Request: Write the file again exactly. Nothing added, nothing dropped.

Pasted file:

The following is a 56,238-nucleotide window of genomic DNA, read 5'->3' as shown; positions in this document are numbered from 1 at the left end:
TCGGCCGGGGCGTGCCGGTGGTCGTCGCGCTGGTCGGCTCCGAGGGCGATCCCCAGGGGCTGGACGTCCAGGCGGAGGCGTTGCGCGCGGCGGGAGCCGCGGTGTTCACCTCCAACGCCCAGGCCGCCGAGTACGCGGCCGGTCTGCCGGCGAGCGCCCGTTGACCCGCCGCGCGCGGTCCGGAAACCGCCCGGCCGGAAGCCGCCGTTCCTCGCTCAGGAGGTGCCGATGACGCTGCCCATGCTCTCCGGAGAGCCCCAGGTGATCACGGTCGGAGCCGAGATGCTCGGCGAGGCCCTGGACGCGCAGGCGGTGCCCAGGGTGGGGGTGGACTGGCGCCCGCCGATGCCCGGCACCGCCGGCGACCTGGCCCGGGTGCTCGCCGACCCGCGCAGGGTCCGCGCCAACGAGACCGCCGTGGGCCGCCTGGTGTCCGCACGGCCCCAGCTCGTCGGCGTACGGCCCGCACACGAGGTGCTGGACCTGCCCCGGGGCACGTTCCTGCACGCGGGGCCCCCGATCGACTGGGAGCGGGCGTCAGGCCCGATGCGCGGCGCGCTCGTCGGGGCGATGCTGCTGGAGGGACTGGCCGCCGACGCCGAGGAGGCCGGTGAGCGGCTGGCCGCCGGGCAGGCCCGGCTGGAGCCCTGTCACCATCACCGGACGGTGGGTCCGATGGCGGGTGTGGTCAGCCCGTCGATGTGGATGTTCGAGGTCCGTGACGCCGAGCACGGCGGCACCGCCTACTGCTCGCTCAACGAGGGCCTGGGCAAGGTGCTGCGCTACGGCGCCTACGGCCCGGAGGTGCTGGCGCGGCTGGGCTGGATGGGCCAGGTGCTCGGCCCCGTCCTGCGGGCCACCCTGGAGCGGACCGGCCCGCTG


The following is a 56,238-nucleotide window of genomic DNA, read 5'->3' as shown; positions in this document are numbered from 1 at the left end:
TCGGCCGGGGCGTGCCGGTGGTCGTCGCGCTGGTCGGCTCCGAGGGCGATCCCCAGGGGCTGGACGTCCAGGCGGAGGCGTTGCGCGCGGCGGGAGCCGCGGTGTTCACCTCCAACGCCCAGGCCGCCGAGTACGCGGCCGGTCTGCCGGCGAGCGCCCGTTGACCCGCCGCGCGCGGTCCGGAAACCGCCCGGCCGGAAGCCGCCGTTCCTCGCTCAGGAGGTGCCGATGACGCTGCCCATGCTCTCCGGAGAGCCCCAGGTGATCACGGTCGGAGCCGAGATGCTCGGCGAGGCCCTGGACGCGCAGGCGGTGCCCAGGGTGGGGGTGGACTGGCGCCCGCCGATGCCCGGCACCGCCGGCGACCTGGCCCGGGTGCTCGCCGACCCGCGCAGGGTCCGCGCCAACGAGACCGCCGTGGGCCGCCTGGTGTCCGCACGGCCCCAGCTCGTCGGCGTACGGCCCGCACACGAGGTGCTGGACCTGCCCCGGGGCACGTTCCTGCACGCGGGGCCCCCGATCGACTGGGAGCGGGCGTCAGGCCCGATGCGCGGCGCGCTCGTCGGGGCGATGCTGCTGGAGGGACTGGCCGCCGACGCCGAGGAGGCCGGTGAGCGGCTGGCCGCCGGGCAGGCCCGGCTGGAGCCCTGTCACCATCACCGGACGGTGGGTCCGATGGCGGGTGTGGTCAGCCCGTCGATGTGGATGTTCGAGGTCCGTGACGCCGAGCACGGCGGCACCGCCTACTGCTCGCTCAACGAGGGCCTGGGCAAGGTGCTGCGCTACGGCGCCTACGGCCCGGAGGTGCTGGCGCGGCTGGGCTGGATGGGCCAGGTGCTCGGCCCCGTCCTGCGGGCCACCCTGGAGCGGACCGGCCCGCTG